THE president of the Association of Small and Medium Enterprises (ASME) has warned that smaller businesses in Singapore, the bulk of which are in traditional businesses, might be in danger of being run to the ground.
Mr Kurt Wee said: "You can talk about transforming the landscape and economy, and having breakthroughs in new industries. I think we need that, and that is part of economic evolution. But the reality is also that the bulk of these SMEs (small and medium-sized enterprises) are in traditional and conventional businesses."
So although economic evolution and being "future ready" are important, care must be taken not to push these businesses past the tipping point, beyond which they cannot cope anymore, he added.
The signs are already there. These businesses have, since the Chinese New Year last year, "more or less" stopped filling vacancies; they have been facing problems in collecting account receivables since the middle of last year.
"It is quite a serious situation on the ground. And then we realised, in December and January, that there had been a rise in the number of bankruptcies and auctions," said Mr Wee.
And even as these SMEs have been languishing, calls have come in the last few months by various parties to expand the number of types of leave available to parents - leave which these struggling companies would be hard put to give their employees because they constitute direct and indirect costs to these businesses, whether the government pays for it or not.
Mr Wee said: "In the last few years, we have issued so many different kinds of leave - we have maternity leave at four months now, and we have one week of paternity leave - which only 40 per cent of eligible fathers have taken up - so why are we in such a hurry to implement a second week?"
It would seem that these calls put the cart before the horse as far as these SMEs are concerned, for they have other more pressing issues before them now.
Mr Wee suggests that the parental-leave issue is better revisited in two years. At the moment, the focus should be on supporting SMEs in expansion efforts beyond Singapore, and on increasing financing options, particularly for those considering mergers and acquisitions.
He added that in the matter of taking maternity and paternity leave, those who work for SMEs would testify that their employers are often willing to lend support and be flexible about it.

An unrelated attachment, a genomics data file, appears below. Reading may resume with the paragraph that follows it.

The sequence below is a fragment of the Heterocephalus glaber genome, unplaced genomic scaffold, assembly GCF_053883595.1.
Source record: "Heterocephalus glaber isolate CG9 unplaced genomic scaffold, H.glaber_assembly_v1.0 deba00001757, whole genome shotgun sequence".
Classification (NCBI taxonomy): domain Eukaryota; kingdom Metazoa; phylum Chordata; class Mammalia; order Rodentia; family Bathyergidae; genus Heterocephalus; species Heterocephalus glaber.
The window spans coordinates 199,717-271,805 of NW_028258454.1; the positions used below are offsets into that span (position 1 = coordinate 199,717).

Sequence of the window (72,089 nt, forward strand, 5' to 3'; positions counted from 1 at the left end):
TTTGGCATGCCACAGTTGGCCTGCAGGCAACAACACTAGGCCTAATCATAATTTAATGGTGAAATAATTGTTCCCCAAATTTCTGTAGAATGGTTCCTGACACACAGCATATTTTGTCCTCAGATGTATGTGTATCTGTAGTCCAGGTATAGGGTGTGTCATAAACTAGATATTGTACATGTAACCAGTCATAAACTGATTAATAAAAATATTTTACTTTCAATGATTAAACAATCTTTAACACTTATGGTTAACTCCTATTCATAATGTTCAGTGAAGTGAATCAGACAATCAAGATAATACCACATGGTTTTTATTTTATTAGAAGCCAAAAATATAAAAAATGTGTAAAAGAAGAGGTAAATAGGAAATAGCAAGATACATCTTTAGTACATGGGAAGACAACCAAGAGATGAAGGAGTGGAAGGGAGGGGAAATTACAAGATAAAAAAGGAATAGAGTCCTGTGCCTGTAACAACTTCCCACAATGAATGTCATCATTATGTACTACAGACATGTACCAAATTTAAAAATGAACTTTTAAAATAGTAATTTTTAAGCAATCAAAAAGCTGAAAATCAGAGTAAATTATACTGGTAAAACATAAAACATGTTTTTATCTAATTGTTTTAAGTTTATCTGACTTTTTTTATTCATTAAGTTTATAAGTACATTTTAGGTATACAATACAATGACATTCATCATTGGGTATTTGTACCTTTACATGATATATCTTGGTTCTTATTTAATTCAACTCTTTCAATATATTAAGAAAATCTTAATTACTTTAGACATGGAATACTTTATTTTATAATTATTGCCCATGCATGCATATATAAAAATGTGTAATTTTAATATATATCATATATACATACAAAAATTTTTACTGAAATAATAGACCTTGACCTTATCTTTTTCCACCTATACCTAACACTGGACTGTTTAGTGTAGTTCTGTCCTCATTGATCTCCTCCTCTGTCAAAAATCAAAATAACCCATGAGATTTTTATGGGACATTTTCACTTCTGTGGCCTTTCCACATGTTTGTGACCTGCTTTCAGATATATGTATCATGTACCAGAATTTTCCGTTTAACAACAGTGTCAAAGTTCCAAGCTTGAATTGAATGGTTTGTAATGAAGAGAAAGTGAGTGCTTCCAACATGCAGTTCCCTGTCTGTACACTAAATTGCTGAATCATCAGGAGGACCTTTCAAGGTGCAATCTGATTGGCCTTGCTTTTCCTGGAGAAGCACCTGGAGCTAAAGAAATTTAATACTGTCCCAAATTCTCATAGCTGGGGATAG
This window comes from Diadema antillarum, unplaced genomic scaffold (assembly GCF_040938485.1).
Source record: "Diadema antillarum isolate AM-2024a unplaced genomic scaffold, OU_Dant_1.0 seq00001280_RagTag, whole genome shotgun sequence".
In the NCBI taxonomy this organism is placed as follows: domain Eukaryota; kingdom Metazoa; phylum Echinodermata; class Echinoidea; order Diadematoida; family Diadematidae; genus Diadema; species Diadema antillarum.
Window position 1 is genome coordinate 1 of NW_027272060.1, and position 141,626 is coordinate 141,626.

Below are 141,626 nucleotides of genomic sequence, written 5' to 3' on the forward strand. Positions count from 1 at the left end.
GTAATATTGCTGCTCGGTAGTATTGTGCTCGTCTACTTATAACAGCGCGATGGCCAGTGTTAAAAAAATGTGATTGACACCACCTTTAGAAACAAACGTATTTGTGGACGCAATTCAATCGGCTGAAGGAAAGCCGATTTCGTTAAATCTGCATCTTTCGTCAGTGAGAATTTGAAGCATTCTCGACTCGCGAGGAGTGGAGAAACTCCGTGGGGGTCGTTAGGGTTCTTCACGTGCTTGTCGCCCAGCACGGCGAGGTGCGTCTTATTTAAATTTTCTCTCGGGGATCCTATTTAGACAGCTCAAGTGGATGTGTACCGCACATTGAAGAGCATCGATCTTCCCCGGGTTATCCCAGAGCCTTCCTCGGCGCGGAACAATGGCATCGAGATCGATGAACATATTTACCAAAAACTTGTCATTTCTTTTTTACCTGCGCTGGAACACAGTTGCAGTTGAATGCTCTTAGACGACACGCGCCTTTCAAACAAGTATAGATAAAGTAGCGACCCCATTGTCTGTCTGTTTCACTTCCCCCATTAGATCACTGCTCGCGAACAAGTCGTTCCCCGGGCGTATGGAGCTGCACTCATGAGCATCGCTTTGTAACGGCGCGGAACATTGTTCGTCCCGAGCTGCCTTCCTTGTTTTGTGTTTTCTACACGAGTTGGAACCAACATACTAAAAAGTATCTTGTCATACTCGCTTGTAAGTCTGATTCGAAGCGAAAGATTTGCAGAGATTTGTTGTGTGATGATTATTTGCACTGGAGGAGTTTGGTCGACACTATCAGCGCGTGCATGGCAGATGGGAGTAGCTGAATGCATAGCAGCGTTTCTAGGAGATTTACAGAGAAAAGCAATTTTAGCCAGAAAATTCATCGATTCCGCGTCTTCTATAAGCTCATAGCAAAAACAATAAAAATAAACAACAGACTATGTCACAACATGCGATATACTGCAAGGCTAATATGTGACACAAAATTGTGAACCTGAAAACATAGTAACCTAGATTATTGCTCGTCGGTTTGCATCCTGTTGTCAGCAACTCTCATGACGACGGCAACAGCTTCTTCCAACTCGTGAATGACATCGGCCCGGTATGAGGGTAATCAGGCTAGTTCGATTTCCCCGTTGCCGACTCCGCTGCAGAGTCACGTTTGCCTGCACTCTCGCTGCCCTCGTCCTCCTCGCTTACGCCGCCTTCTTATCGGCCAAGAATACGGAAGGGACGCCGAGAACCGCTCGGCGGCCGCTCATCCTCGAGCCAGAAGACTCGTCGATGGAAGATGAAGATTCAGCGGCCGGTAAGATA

Under its drive to encourage SMEs to internationalise, the ASME has come up with a global immersion programme, which entails activities such as working with businesses to identify foreign markets, conducting market evaluation and profiling potential partners, through to training SMEs on the legalities, customs, culture and economics of the target market.
The plan extends to establishing incubation services in neighbouring countries to accelerate the setting-up process for SMEs; doing this can include matching the SME to a domestic player or establishing the SME in the target market itself.
Mr Wee said: "If you don't own the factors of production in the overseas market, it's hard to consolidate or broaden your cost base. When you start to also own the factors of production overseas, then your overall cost base can come down.
"So if you imagine an SME that has all the systems in place to effectively have their data and information on their desktop, have operations in pockets of markets where they can drive revenues and locate their factors of production where these are the most cost-effective - that by itself whether you look at time sustainability or regional competitiveness, will give them the best chance of surviving the competition."
The association is looking to open dialogues with partners they are hoping to work with in the coming weeks.
Meanwhile, the ASME's shared-services project is expected to enter its development phase, and hit pilot testing in the coming six to nine months.
This platform, which the ASME has been working on for over a year, will include accounting and human resource administrative functions that will be stored in the cloud.
Mr Wee has identified two thrusts that will determine whether SMEs will survive: One is the ability to use limited resources intelligently (including leveraging shared services if this works for their business model); the other is internationalisation.
After all, the Lean Enterprise Development (LED) Scheme, which the Ministry of Manpower unveiled last September, sends important signals of transformation to SMEs. Primarily, it means that the jobs SMEs provide from now on have to be better, labour-lean jobs, because this will have an impact on how Singapore businesses need to be run.
Mr Wee said: "We are always going to be at a premium to the region, so this backbone principle is very, very, important. Businesses have to think about their sustainability beyond the next two to three years - and these two to three years make up the last phase during which they have the room to transform themselves.
"It's not only because of (government) policy. It's also about social considerations like the fact that we will have shrinking domestic workforce growth and that the growth level of our foreign labour workforce in the foreseeable future is also going to stay low."
On top of this, the demographic of the working population is such that as it evolves, people are going to have aspirations for better jobs.
But Mr Wee sees a silver lining.
"One rule of every contraction is that those that last through it will come out stronger. I think this is something SMEs need to keep in mind and focus on - that if they strengthen themselves now, through this period of time, they will become even stronger, and even better competitors in the market. So this is something I will ask all the SMEs to keep their focus on."
This article was first published on March 8, 2016.
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